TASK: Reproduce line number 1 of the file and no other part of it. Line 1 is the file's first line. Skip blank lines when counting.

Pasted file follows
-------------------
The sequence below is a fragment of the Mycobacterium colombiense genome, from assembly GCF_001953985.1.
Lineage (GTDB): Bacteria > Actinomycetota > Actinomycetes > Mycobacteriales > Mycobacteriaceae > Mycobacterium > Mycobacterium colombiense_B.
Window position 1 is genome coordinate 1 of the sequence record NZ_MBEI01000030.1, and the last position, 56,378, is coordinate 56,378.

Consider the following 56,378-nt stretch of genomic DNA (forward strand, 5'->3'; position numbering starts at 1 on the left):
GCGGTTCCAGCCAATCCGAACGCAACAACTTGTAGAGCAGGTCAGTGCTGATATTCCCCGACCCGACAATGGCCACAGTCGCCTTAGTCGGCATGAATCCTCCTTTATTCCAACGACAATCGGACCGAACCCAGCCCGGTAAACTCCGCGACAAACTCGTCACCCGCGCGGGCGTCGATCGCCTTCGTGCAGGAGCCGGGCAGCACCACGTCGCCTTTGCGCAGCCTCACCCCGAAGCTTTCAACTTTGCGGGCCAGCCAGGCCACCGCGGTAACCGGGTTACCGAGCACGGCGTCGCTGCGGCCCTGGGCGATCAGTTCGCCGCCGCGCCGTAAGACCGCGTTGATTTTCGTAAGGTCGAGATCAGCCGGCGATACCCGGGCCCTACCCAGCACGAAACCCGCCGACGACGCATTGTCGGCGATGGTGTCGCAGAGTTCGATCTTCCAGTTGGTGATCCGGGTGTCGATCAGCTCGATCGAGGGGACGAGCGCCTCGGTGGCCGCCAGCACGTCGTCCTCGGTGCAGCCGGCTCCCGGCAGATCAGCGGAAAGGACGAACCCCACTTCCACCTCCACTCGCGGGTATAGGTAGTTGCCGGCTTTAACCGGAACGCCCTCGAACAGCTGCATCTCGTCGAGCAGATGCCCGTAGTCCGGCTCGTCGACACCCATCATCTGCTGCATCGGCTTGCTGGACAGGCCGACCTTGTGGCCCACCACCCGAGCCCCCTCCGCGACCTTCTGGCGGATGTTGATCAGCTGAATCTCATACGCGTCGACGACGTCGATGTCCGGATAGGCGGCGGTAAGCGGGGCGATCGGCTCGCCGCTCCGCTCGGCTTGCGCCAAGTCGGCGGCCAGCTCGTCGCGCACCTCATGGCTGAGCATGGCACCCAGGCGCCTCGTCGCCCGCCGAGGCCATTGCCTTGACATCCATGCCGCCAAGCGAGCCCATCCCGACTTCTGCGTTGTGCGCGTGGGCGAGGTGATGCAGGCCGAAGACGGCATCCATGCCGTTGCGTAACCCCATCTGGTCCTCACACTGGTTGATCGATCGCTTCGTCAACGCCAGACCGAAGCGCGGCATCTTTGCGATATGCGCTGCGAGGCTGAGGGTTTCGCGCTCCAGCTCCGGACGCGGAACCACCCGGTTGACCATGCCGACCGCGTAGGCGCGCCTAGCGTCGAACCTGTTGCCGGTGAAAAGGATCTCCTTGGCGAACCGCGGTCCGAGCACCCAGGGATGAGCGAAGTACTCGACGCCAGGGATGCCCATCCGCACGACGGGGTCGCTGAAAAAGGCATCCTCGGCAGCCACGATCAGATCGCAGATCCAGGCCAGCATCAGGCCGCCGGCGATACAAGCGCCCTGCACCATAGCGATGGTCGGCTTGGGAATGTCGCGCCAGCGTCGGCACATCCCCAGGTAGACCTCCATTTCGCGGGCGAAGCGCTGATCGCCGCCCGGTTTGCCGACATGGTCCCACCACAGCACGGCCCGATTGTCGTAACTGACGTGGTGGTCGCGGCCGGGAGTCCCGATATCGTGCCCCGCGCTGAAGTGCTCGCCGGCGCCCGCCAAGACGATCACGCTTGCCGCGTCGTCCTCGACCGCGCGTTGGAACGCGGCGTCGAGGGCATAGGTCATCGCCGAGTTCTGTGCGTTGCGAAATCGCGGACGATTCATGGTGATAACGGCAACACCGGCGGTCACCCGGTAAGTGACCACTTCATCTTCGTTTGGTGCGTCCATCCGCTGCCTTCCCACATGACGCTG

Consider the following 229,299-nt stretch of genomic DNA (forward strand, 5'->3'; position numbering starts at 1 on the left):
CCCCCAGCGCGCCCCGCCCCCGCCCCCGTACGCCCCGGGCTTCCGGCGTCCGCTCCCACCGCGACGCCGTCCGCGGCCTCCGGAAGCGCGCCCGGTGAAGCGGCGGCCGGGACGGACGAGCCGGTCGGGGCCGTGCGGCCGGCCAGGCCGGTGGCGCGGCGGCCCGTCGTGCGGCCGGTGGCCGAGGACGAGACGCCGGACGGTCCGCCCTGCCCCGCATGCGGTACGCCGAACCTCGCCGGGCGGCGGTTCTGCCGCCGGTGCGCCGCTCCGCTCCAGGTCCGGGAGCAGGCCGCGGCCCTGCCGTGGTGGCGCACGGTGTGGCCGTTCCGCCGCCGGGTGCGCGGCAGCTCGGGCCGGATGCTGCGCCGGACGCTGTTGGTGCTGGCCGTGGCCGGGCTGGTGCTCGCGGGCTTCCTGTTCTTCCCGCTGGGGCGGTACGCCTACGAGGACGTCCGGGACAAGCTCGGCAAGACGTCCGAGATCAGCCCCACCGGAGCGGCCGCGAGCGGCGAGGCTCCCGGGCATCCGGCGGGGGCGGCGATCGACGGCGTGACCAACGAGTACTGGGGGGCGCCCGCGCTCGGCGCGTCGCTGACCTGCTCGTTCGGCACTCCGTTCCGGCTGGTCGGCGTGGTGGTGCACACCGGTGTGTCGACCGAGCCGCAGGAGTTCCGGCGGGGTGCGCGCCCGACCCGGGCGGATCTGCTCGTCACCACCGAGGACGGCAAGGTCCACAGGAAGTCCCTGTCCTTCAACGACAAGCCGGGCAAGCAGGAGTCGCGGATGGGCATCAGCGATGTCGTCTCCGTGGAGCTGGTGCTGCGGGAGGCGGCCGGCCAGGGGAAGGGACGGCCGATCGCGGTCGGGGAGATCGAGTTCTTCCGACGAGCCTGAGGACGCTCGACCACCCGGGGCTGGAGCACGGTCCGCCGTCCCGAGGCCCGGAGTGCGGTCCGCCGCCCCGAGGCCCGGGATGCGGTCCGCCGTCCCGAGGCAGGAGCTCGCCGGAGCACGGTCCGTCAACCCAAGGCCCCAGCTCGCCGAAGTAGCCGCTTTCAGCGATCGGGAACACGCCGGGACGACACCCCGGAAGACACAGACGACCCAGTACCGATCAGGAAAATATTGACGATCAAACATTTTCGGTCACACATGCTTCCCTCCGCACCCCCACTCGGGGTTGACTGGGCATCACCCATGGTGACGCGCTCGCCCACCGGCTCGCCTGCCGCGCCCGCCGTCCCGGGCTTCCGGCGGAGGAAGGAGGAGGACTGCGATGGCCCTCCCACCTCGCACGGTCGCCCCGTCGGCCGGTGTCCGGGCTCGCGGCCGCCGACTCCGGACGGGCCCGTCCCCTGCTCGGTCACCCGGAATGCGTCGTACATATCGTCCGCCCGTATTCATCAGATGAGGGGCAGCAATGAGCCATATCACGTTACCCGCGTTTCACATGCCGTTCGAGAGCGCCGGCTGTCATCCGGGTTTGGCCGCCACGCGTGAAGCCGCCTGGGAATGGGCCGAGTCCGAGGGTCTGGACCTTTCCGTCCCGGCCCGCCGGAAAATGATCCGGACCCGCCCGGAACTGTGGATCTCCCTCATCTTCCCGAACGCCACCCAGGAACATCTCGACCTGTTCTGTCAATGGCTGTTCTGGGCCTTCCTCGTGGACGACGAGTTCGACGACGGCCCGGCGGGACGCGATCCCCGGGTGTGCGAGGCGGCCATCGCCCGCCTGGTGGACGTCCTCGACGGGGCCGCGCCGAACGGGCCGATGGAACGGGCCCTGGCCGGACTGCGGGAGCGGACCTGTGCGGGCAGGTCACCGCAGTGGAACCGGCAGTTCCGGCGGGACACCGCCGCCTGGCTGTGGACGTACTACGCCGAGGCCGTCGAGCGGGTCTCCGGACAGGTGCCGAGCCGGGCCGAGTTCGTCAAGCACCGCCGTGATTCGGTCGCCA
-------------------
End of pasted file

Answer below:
The sequence below is a fragment of the Mycobacterium colombiense genome, from assembly GCF_001953985.1.